The Lectionary today is a commentary on God's mercy and forgiveness. The Book of Wisdom describes how God could apply his justice in a strict manner in order to show us his might. Yet, the Book of Wisdom notes, God actually applies his might by judging with clemency and governing us with leniency. And so he teaches us that the just must also be kind. Therefore, God has given us hope that he will grant us the grace of repentance for our sins. Likewise, the Psalmist tells us that The Lord is good and forgiving. Other versions describe the same as The Lord being sweet and pleasant, mild and gentle, especially with respect to pentitents. The Psalmist says, "You, O Lord, are a God of compassion and steadfast love, patient, abundant in mercy and true." Our Lord expresses the same reality in his three parables of the Wheat, the Mustard Seed, and the Yeast.
The Holy Fathers of the Church understand in the parables of the Mustard Seed and Yeast, signs of Jesus Christ put to death and risen in glory. Jesus is the mustard seed, which having been thought little of, after being buried, rises into a tree so large that all the birds of the air, that is souls, rest in his branches (Sts. Gregory the Great and Hilary). The Cross which was the instrument of his death becomes a glorious tree of life which gives rest to the whole world. Jesus is the yeast, who being put to death, was hidden in the tomb of the earth. But, afterwards, by his resurrection, brings to fulfillment everthing in the holy scriptures. St. Augustine compares Jesus to the yeast in this way: He is the love which, being hidden in the measure of the human heart, causes the whole person to flourish and come to perfection.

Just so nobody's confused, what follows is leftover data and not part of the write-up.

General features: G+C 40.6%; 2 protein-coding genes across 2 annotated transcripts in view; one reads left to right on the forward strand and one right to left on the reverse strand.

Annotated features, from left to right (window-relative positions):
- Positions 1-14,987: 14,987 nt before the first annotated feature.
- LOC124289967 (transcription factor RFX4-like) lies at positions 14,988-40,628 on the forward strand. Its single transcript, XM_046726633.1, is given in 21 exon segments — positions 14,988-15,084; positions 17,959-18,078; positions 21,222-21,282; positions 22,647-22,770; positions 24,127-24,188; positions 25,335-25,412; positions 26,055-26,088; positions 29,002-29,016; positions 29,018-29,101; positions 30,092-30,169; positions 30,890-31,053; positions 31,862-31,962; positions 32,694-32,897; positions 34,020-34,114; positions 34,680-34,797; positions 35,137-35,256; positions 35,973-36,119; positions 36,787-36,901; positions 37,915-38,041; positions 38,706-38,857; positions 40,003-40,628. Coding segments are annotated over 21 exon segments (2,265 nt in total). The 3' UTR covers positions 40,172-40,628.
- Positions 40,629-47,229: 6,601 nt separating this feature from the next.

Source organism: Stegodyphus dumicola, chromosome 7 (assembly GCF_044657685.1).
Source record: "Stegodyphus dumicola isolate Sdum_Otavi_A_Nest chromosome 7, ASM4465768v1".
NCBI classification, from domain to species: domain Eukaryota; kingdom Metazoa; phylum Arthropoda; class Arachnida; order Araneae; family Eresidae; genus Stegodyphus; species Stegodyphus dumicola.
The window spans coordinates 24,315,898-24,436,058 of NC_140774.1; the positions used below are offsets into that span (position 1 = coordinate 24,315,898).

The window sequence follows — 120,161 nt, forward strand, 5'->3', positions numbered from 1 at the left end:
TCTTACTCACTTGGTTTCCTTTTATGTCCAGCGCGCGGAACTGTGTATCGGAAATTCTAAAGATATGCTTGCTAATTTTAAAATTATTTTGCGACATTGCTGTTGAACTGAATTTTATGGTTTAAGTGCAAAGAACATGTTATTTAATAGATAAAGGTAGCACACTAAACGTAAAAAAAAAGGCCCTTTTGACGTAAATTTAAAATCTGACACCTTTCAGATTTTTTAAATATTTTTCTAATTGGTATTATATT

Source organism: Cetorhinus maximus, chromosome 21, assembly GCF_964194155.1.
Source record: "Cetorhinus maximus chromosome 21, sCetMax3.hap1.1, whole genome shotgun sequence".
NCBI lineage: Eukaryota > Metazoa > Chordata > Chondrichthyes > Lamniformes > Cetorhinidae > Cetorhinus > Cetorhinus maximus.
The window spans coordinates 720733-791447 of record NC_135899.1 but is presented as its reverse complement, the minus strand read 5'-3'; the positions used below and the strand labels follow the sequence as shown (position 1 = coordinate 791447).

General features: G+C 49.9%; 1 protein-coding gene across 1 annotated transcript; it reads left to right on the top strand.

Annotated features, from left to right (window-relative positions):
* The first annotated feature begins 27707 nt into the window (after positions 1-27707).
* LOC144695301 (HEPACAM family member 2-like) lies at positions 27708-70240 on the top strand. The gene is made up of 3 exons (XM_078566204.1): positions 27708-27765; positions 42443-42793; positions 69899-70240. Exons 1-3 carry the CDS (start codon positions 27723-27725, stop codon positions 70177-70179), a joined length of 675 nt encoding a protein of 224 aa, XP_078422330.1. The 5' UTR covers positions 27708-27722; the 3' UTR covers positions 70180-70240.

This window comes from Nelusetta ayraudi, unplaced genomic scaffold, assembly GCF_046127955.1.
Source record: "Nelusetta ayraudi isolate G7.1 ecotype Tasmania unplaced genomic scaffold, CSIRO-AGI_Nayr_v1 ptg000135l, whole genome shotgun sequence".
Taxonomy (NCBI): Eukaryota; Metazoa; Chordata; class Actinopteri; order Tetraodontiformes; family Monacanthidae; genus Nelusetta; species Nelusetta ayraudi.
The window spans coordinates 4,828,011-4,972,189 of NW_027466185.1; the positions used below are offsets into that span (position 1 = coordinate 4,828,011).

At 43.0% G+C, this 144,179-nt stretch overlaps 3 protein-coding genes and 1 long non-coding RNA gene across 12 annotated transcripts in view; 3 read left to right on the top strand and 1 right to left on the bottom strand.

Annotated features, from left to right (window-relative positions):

In the parable of the Wheat, it is clear that Jesus is the sower of good seed. The enemy, the Devil, sows bad seed. St. Jerome says that when a field is first sprouting, it is difficult to tell the difference between the weeds and the wheat. Not until they are maturing and begin to bring forth fruit can they be identified. What at first appears as weeds may by repentance and spiritual progress become wheat. God shows his mercy, patience and gentleness so that none of the wheat might accidentally perish. But in the end, whether it is the end of the world or the end of our lives only, there will no longer be room for repentance. We have this life only to accept the good seed of The Lord into our hearts.